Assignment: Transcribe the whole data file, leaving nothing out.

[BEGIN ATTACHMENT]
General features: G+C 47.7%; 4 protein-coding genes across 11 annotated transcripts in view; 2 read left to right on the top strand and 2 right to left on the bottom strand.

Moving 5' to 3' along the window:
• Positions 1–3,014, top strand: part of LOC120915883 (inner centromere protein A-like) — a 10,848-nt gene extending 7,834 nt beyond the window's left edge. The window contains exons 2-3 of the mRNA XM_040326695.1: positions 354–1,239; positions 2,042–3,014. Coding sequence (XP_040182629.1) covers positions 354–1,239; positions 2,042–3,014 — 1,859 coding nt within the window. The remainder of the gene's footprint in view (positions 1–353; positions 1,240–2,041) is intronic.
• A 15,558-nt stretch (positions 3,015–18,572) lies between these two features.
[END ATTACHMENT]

General features: G+C 47.7%; 4 protein-coding genes across 11 annotated transcripts in view; 2 read left to right on the top strand and 2 right to left on the bottom strand.

Moving 5' to 3' along the window:
• Positions 1–3,014, top strand: part of LOC120915883 (inner centromere protein A-like) — a 10,848-nt gene extending 7,834 nt beyond the window's left edge. The window contains exons 2-3 of the mRNA XM_040326695.1: positions 354–1,239; positions 2,042–3,014. Coding sequence (XP_040182629.1) covers positions 354–1,239; positions 2,042–3,014 — 1,859 coding nt within the window. The remainder of the gene's footprint in view (positions 1–353; positions 1,240–2,041) is intronic.
• A 15,558-nt stretch (positions 3,015–18,572) lies between these two features.